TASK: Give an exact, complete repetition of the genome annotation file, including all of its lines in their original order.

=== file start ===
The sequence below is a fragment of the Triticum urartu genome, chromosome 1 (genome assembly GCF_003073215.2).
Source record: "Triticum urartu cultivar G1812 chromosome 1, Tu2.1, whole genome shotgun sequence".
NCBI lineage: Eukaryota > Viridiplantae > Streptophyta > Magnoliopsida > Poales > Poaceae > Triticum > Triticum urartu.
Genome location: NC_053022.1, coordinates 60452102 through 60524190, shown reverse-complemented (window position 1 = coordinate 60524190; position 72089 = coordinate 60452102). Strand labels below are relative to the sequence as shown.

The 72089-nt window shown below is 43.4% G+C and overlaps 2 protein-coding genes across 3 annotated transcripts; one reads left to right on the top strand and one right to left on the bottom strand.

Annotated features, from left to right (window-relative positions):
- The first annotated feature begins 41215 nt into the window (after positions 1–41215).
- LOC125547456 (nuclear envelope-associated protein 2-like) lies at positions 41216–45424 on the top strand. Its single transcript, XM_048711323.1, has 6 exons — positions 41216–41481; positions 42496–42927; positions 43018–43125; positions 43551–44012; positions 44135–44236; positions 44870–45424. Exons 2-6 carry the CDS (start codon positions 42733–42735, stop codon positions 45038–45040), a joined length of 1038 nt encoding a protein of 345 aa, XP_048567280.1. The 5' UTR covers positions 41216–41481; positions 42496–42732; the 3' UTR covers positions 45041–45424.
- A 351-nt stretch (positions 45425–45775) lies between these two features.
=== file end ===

The sequence below is a fragment of the Triticum urartu genome, chromosome 1 (genome assembly GCF_003073215.2).
Source record: "Triticum urartu cultivar G1812 chromosome 1, Tu2.1, whole genome shotgun sequence".
NCBI lineage: Eukaryota > Viridiplantae > Streptophyta > Magnoliopsida > Poales > Poaceae > Triticum > Triticum urartu.
Genome location: NC_053022.1, coordinates 60452102 through 60524190, shown reverse-complemented (window position 1 = coordinate 60524190; position 72089 = coordinate 60452102). Strand labels below are relative to the sequence as shown.

The 72089-nt window shown below is 43.4% G+C and overlaps 2 protein-coding genes across 3 annotated transcripts; one reads left to right on the top strand and one right to left on the bottom strand.

Annotated features, from left to right (window-relative positions):
- The first annotated feature begins 41215 nt into the window (after positions 1–41215).
- LOC125547456 (nuclear envelope-associated protein 2-like) lies at positions 41216–45424 on the top strand. Its single transcript, XM_048711323.1, has 6 exons — positions 41216–41481; positions 42496–42927; positions 43018–43125; positions 43551–44012; positions 44135–44236; positions 44870–45424. Exons 2-6 carry the CDS (start codon positions 42733–42735, stop codon positions 45038–45040), a joined length of 1038 nt encoding a protein of 345 aa, XP_048567280.1. The 5' UTR covers positions 41216–41481; positions 42496–42732; the 3' UTR covers positions 45041–45424.
- A 351-nt stretch (positions 45425–45775) lies between these two features.